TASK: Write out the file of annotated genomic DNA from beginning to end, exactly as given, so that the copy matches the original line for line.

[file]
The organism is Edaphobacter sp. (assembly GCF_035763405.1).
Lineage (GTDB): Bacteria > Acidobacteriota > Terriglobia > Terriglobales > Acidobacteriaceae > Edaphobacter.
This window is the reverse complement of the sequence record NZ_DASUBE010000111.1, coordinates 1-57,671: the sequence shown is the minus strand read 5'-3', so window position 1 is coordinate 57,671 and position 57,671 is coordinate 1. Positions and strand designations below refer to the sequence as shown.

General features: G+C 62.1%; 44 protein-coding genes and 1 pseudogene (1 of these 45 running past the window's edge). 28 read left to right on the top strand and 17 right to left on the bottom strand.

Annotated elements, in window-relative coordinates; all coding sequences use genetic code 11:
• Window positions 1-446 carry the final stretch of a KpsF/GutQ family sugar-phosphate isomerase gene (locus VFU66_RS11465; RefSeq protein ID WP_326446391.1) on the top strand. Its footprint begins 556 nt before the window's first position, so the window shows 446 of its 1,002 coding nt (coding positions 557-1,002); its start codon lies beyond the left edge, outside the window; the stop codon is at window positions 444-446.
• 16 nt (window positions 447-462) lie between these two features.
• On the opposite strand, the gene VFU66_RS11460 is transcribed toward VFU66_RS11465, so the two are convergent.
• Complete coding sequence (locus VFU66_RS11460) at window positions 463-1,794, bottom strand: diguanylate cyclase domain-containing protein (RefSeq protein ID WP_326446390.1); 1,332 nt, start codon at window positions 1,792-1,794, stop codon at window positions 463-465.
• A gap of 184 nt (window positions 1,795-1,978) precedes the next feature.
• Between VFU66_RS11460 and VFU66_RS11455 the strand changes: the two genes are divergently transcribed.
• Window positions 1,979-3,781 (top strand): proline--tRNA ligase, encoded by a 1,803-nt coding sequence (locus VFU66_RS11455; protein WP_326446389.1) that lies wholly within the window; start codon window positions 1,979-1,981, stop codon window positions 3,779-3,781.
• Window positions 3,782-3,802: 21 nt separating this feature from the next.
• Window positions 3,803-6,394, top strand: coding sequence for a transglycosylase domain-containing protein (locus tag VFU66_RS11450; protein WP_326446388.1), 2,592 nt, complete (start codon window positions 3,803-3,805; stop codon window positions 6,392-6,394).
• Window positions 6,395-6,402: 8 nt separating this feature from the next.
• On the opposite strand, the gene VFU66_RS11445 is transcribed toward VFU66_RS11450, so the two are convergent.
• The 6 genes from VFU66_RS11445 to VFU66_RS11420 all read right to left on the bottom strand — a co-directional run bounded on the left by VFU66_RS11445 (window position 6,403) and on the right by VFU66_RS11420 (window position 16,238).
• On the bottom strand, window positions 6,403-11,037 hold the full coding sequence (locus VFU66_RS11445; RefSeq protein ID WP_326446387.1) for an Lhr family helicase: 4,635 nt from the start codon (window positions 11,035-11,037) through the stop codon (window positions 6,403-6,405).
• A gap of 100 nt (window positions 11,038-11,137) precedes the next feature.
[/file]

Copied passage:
The organism is Edaphobacter sp. (assembly GCF_035763405.1).
Lineage (GTDB): Bacteria > Acidobacteriota > Terriglobia > Terriglobales > Acidobacteriaceae > Edaphobacter.
This window is the reverse complement of the sequence record NZ_DASUBE010000111.1, coordinates 1-57,671: the sequence shown is the minus strand read 5'-3', so window position 1 is coordinate 57,671 and position 57,671 is coordinate 1. Positions and strand designations below refer to the sequence as shown.

General features: G+C 62.1%; 44 protein-coding genes and 1 pseudogene (1 of these 45 running past the window's edge). 28 read left to right on the top strand and 17 right to left on the bottom strand.

Annotated elements, in window-relative coordinates; all coding sequences use genetic code 11:
• Window positions 1-446 carry the final stretch of a KpsF/GutQ family sugar-phosphate isomerase gene (locus VFU66_RS11465; RefSeq protein ID WP_326446391.1) on the top strand. Its footprint begins 556 nt before the window's first position, so the window shows 446 of its 1,002 coding nt (coding positions 557-1,002); its start codon lies beyond the left edge, outside the window; the stop codon is at window positions 444-446.
• 16 nt (window positions 447-462) lie between these two features.
• On the opposite strand, the gene VFU66_RS11460 is transcribed toward VFU66_RS11465, so the two are convergent.
• Complete coding sequence (locus VFU66_RS11460) at window positions 463-1,794, bottom strand: diguanylate cyclase domain-containing protein (RefSeq protein ID WP_326446390.1); 1,332 nt, start codon at window positions 1,792-1,794, stop codon at window positions 463-465.
• A gap of 184 nt (window positions 1,795-1,978) precedes the next feature.
• Between VFU66_RS11460 and VFU66_RS11455 the strand changes: the two genes are divergently transcribed.
• Window positions 1,979-3,781 (top strand): proline--tRNA ligase, encoded by a 1,803-nt coding sequence (locus VFU66_RS11455; protein WP_326446389.1) that lies wholly within the window; start codon window positions 1,979-1,981, stop codon window positions 3,779-3,781.
• Window positions 3,782-3,802: 21 nt separating this feature from the next.
• Window positions 3,803-6,394, top strand: coding sequence for a transglycosylase domain-containing protein (locus tag VFU66_RS11450; protein WP_326446388.1), 2,592 nt, complete (start codon window positions 3,803-3,805; stop codon window positions 6,392-6,394).
• Window positions 6,395-6,402: 8 nt separating this feature from the next.
• On the opposite strand, the gene VFU66_RS11445 is transcribed toward VFU66_RS11450, so the two are convergent.
• The 6 genes from VFU66_RS11445 to VFU66_RS11420 all read right to left on the bottom strand — a co-directional run bounded on the left by VFU66_RS11445 (window position 6,403) and on the right by VFU66_RS11420 (window position 16,238).
• On the bottom strand, window positions 6,403-11,037 hold the full coding sequence (locus VFU66_RS11445; RefSeq protein ID WP_326446387.1) for an Lhr family helicase: 4,635 nt from the start codon (window positions 11,035-11,037) through the stop codon (window positions 6,403-6,405).
• A gap of 100 nt (window positions 11,038-11,137) precedes the next feature.